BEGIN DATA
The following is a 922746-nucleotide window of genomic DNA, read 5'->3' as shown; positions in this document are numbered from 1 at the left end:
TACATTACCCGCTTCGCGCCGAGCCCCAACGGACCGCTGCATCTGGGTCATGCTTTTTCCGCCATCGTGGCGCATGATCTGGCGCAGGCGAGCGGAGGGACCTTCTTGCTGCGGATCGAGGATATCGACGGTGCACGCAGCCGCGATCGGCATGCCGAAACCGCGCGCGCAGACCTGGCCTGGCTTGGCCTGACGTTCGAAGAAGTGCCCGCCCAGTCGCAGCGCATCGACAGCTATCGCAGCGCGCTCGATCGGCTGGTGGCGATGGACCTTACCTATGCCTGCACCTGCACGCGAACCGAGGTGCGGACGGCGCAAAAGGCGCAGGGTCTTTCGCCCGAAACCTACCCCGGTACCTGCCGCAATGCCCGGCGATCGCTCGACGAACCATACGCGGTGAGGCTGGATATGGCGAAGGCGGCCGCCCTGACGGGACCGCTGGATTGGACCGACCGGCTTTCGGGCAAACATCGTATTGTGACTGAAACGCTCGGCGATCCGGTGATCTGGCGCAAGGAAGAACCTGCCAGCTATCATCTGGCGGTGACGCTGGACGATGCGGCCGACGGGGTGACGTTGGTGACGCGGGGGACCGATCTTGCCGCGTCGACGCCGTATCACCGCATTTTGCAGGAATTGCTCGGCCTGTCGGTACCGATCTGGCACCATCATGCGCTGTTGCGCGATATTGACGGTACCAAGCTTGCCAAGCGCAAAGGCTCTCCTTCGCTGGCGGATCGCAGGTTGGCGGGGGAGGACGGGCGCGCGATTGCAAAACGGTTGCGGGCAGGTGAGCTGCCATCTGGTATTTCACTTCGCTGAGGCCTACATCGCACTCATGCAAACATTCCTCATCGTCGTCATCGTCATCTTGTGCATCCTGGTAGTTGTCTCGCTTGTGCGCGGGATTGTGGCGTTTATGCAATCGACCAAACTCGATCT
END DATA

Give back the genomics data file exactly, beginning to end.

The following is a 922746-nucleotide window of genomic DNA, read 5'->3' as shown; positions in this document are numbered from 1 at the left end:
TACATTACCCGCTTCGCGCCGAGCCCCAACGGACCGCTGCATCTGGGTCATGCTTTTTCCGCCATCGTGGCGCATGATCTGGCGCAGGCGAGCGGAGGGACCTTCTTGCTGCGGATCGAGGATATCGACGGTGCACGCAGCCGCGATCGGCATGCCGAAACCGCGCGCGCAGACCTGGCCTGGCTTGGCCTGACGTTCGAAGAAGTGCCCGCCCAGTCGCAGCGCATCGACAGCTATCGCAGCGCGCTCGATCGGCTGGTGGCGATGGACCTTACCTATGCCTGCACCTGCACGCGAACCGAGGTGCGGACGGCGCAAAAGGCGCAGGGTCTTTCGCCCGAAACCTACCCCGGTACCTGCCGCAATGCCCGGCGATCGCTCGACGAACCATACGCGGTGAGGCTGGATATGGCGAAGGCGGCCGCCCTGACGGGACCGCTGGATTGGACCGACCGGCTTTCGGGCAAACATCGTATTGTGACTGAAACGCTCGGCGATCCGGTGATCTGGCGCAAGGAAGAACCTGCCAGCTATCATCTGGCGGTGACGCTGGACGATGCGGCCGACGGGGTGACGTTGGTGACGCGGGGGACCGATCTTGCCGCGTCGACGCCGTATCACCGCATTTTGCAGGAATTGCTCGGCCTGTCGGTACCGATCTGGCACCATCATGCGCTGTTGCGCGATATTGACGGTACCAAGCTTGCCAAGCGCAAAGGCTCTCCTTCGCTGGCGGATCGCAGGTTGGCGGGGGAGGACGGGCGCGCGATTGCAAAACGGTTGCGGGCAGGTGAGCTGCCATCTGGTATTTCACTTCGCTGAGGCCTACATCGCACTCATGCAAACATTCCTCATCGTCGTCATCGTCATCTTGTGCATCCTGGTAGTTGTCTCGCTTGTGCGCGGGATTGTGGCGTTTATGCAATCGACCAAACTCGATCT